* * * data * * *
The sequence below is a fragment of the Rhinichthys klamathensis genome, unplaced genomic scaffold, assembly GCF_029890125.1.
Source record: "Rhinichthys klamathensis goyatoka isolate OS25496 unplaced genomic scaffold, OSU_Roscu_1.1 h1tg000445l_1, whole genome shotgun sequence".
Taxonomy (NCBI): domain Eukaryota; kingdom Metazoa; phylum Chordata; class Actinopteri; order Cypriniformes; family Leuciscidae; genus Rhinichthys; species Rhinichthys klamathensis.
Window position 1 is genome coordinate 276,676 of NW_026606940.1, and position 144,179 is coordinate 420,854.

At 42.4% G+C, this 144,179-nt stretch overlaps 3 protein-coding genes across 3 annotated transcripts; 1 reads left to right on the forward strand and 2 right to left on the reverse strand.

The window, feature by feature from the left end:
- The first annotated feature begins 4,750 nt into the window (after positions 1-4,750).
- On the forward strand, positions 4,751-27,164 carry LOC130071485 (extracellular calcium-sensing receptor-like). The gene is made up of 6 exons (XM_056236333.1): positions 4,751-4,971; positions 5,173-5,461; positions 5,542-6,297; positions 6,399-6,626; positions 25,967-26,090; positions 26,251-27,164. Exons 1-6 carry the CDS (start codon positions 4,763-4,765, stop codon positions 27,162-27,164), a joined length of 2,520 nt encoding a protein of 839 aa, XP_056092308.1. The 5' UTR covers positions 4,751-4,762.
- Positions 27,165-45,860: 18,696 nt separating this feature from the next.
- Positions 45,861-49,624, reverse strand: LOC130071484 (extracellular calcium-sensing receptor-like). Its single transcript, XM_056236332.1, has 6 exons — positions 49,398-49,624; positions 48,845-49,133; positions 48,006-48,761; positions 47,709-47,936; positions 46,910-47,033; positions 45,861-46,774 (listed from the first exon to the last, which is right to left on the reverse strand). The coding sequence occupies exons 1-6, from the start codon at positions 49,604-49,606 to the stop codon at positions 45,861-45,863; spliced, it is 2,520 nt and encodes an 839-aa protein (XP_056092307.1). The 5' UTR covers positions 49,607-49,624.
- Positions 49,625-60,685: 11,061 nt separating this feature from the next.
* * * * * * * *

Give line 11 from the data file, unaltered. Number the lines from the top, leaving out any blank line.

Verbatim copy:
- Positions 49,625-60,685: 11,061 nt separating this feature from the next.